There are shelves from floor to ceiling of multi-colored rugs and tablecloths and pillows in rich earth tones. I was in the new showroom of Casa Oaxaca.
The owner, Alberto Contreras, who moved here from Oaxaca, tells me about wool, spinning, weaving, and natural dying with plants. His Zapotec family have been weavers and dyers for over four generations.
At the entrance are baskets of unwashed wool, skeins of naturally dyed yarn in lovely colors, and a pine loom where Juana, Alberto’s mother and master weaver, gives demonstrations.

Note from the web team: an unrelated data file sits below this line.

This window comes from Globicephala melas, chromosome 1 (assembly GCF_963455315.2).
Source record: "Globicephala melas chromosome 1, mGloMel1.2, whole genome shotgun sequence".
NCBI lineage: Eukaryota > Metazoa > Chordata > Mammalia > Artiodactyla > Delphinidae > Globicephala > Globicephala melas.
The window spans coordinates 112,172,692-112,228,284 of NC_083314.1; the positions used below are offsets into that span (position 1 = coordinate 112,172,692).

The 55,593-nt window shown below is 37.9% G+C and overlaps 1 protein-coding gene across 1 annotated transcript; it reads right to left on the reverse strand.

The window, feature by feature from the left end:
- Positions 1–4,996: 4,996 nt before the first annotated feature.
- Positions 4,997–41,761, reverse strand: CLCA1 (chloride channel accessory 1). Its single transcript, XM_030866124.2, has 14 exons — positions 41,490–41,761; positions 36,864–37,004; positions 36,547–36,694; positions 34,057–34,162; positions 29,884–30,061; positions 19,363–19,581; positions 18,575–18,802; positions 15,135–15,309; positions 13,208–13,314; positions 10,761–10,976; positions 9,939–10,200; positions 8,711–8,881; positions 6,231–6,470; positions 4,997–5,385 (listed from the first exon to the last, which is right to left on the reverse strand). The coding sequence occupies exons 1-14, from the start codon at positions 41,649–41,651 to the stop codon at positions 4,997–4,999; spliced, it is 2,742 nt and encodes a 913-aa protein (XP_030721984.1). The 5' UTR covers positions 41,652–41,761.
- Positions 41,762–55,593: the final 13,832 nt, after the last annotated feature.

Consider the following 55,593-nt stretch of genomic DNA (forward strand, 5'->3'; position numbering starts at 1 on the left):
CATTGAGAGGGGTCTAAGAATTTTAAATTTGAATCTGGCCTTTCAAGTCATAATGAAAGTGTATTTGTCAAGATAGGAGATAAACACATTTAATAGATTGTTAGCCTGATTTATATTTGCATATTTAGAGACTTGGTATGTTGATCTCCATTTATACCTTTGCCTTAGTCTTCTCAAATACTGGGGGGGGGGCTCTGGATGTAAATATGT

There are 20 basic natural dyes from which 1400 colors can be made! The two most popular are the reds from the nopal cactus insect cochinilla and the blues from indigo made by boiling the leaves of the indigo tree. The dye making process is very complicated and done by only certain family members who have been trained in this skill.
The raw wool comes from Oaxacan sheep and must be washed to remove dirt, sticks, and other debris before it is ready for carding and spinning. One kilogram of dirty wool gives half a kilogram of clean wool after washing!
This shop has been Alberto’s dream for many years. Stop by and say hello. Casa Oaxaca, Aquiles Serdan #377
By Sandra Cesca, freelance writer, cultural photographer, and tour guide
Photos: Sandra Cesca